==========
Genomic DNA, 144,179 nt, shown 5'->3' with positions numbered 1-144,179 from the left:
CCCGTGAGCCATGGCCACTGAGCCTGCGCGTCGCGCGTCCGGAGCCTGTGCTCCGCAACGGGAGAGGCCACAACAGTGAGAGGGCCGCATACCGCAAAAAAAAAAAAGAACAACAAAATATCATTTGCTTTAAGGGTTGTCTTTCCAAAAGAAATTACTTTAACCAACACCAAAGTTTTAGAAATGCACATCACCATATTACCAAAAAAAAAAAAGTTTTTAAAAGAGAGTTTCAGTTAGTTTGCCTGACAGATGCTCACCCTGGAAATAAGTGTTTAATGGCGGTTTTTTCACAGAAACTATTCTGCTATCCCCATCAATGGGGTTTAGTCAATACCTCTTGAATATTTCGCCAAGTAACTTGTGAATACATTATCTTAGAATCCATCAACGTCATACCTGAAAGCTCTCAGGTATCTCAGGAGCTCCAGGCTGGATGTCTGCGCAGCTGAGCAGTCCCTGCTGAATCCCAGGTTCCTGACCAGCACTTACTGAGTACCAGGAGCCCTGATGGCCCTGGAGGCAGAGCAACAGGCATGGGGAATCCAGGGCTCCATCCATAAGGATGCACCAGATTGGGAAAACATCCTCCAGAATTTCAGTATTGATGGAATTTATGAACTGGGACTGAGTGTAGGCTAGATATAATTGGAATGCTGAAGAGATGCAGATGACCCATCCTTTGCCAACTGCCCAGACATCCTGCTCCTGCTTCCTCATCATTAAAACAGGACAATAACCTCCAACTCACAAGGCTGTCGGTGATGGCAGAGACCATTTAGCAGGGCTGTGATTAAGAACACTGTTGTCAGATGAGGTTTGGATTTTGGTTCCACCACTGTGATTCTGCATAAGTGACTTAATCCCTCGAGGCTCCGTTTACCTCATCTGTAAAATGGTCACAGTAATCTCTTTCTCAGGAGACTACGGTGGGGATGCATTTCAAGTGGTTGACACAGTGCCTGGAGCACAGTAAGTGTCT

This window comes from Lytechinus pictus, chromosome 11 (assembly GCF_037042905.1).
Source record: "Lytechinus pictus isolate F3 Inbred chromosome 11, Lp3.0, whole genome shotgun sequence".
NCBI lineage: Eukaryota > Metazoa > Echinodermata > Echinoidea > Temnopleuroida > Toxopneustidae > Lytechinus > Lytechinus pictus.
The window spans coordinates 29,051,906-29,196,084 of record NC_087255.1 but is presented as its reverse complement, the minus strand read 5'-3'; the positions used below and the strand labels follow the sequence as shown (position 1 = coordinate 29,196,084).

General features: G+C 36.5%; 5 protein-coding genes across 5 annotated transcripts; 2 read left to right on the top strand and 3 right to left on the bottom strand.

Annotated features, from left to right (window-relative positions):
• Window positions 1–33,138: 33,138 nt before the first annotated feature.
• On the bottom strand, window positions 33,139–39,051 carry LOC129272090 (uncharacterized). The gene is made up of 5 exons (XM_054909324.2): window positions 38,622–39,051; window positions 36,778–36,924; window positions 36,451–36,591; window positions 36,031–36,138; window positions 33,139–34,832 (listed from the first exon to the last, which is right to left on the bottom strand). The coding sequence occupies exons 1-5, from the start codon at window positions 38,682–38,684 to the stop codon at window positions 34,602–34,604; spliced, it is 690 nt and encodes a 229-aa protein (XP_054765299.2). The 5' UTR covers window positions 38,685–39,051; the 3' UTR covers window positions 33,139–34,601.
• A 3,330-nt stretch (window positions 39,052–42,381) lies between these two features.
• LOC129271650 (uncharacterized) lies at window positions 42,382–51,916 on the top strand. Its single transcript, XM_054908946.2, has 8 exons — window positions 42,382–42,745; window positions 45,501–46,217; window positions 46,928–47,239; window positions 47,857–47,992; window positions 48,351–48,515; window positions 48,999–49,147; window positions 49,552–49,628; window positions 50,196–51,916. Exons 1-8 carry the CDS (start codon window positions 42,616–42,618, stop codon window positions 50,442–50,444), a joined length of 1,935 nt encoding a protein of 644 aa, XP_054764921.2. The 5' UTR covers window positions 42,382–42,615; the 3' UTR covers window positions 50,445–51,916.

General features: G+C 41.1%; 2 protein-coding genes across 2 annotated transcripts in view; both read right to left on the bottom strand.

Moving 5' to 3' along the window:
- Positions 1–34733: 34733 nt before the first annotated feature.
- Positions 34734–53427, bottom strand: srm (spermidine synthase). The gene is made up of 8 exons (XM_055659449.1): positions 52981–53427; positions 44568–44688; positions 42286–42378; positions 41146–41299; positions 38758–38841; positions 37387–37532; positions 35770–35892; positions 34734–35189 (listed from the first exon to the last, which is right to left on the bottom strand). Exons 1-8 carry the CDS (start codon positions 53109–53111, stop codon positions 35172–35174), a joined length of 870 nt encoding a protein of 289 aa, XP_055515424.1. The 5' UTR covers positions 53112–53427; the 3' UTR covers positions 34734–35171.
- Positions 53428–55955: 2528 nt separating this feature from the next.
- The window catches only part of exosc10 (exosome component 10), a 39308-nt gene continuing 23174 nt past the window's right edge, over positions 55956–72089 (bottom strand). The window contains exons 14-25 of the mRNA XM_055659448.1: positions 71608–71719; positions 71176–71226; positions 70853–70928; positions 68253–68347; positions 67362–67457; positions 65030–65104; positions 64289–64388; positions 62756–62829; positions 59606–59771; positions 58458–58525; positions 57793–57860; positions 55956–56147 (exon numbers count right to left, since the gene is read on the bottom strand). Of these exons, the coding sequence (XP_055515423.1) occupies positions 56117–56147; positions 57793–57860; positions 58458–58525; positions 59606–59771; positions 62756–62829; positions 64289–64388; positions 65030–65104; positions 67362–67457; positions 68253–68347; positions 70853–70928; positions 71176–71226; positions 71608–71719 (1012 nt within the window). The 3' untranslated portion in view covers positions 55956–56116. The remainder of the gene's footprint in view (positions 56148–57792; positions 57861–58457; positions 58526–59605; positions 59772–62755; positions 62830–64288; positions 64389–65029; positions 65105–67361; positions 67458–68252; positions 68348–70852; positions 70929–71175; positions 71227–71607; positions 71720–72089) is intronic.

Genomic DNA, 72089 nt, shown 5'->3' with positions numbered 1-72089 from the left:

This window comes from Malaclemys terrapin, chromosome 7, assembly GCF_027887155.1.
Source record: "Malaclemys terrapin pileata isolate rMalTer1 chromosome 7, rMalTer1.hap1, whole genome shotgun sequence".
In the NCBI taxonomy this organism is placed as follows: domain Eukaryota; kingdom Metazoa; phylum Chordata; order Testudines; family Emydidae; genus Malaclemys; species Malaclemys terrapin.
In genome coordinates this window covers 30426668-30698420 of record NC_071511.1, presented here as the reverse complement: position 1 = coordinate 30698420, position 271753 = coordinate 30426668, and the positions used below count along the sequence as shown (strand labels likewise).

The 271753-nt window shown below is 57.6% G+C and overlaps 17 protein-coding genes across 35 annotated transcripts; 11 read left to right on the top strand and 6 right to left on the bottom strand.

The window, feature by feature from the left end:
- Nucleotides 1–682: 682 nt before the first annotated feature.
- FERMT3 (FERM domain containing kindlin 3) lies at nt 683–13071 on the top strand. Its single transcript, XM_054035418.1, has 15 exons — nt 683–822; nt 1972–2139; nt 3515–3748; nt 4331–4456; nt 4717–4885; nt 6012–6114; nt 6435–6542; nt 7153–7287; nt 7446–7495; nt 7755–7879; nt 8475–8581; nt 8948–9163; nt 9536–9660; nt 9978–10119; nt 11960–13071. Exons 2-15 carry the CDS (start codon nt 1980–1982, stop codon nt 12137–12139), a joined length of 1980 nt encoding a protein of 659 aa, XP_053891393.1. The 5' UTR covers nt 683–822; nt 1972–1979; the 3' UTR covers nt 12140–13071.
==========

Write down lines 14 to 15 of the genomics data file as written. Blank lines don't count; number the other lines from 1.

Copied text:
Moving 5' to 3' along the window:
- Positions 1–34733: 34733 nt before the first annotated feature.